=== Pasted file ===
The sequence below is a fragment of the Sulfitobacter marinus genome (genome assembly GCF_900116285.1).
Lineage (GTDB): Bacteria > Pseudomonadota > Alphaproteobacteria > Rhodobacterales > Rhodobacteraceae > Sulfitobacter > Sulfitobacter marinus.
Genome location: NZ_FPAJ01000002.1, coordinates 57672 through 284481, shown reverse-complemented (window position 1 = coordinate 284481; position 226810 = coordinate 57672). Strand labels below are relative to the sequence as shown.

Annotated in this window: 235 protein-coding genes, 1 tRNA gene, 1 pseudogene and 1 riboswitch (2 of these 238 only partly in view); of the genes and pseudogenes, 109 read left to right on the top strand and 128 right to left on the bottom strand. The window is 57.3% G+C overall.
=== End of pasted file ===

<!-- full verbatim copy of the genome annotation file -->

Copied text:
The sequence below is a fragment of the Sulfitobacter marinus genome (genome assembly GCF_900116285.1).
Lineage (GTDB): Bacteria > Pseudomonadota > Alphaproteobacteria > Rhodobacterales > Rhodobacteraceae > Sulfitobacter > Sulfitobacter marinus.
Genome location: NZ_FPAJ01000002.1, coordinates 57672 through 284481, shown reverse-complemented (window position 1 = coordinate 284481; position 226810 = coordinate 57672). Strand labels below are relative to the sequence as shown.

Annotated in this window: 235 protein-coding genes, 1 tRNA gene, 1 pseudogene and 1 riboswitch (2 of these 238 only partly in view); of the genes and pseudogenes, 109 read left to right on the top strand and 128 right to left on the bottom strand. The window is 57.3% G+C overall.